[German]Law enforcement officials have seized and shut down, in an international collaboration, VPN services that provided safe havens for cybercriminals. The VPN services were used to conduct ransomware attacks, web skimming operations, spearphishing and account takeovers.
The Safe-Inet virtual private network (VPN), which was used by cybercriminals from around the world, has been shut down as of Dec. 21, 2020, in a coordinated law enforcement operation led by Germany's Reutlingen police headquarters along with Europol and law enforcement agencies from around the world. Europol made the announcement in a message regarding the seizure. The domains in question now show the following seizure message.
The safe-net service was shut down and its infrastructure seized in Germany, the Netherlands, Switzerland, France, and the United States. ZDNet has named here the three seized domains insorg.org , safe-inet.com , and also safe-inet.net. The servers were shut down and the splash page shown above, created by Europol, was put online after the domain seizures. This coordinated takedown was conducted as part of the European Multidisciplinary Platform Against Criminal Threats (EMPACT).
Putting a stop to the criminals
Safe-Inet was active for over a decade and was used by some of the world's biggest cybercriminals, including, for example, ransomware gangs responsible for ransomware, e-skimming breaches and other forms of serious cybercrime. Operators sold the VPN service to cyber criminals as one of the best available tools to avoid law enforcement wiretaps at a high price because the VPN service offered up to 5 layers of anonymous VPN connections.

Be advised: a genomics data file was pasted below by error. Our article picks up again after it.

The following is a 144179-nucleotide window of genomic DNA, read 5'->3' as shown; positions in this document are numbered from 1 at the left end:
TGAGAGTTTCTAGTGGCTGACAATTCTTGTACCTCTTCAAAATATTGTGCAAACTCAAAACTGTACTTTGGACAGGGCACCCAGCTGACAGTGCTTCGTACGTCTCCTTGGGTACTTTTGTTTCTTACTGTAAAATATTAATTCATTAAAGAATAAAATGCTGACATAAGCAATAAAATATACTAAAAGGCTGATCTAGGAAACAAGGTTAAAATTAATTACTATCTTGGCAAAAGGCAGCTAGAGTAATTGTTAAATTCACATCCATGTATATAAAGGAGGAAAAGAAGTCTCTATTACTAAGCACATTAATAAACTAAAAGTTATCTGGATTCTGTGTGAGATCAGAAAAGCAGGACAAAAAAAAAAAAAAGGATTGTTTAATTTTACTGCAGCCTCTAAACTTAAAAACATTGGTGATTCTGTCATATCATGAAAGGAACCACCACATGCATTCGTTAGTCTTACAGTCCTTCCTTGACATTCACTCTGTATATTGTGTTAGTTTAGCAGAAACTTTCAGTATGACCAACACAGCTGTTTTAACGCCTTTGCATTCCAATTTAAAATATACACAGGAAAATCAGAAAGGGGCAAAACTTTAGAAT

Law enforcement agencies were able to identify about 250 companies worldwide that were spied on by the criminals using this VPN. These companies were then warned of an impending ransomware attack on their systems so that they could take measures to protect themselves from such an attack.
International police cooperation was central to the success of this seizure, as the critical infrastructure was scattered around the world. The Chief of Police of the Reutlingen Police Headquarters, Udo Vogel, said:
The investigations of our cybercrime specialists have led to such success thanks to the excellent international cooperation with partners worldwide. The results show that law enforcement agencies are as well connected as the criminals.
Here is the list of law enforcement agencies involved:
- Germany: Reutlingen Police Headquarters (Reutlingen).
- The Netherlands: National Police (Politie)
- Switzerland: Cantonal Police (Kantonspolizei Aargau)
- United States: Federal Bureau of Investigation, FBI
- France: Judicial Police (Direction Centrale de la Police Judiciaire)
- Europol: European Cybercrime Centre (EC3)
Investigations are underway in a number of countries to identify and take action against some of the safe-net users.
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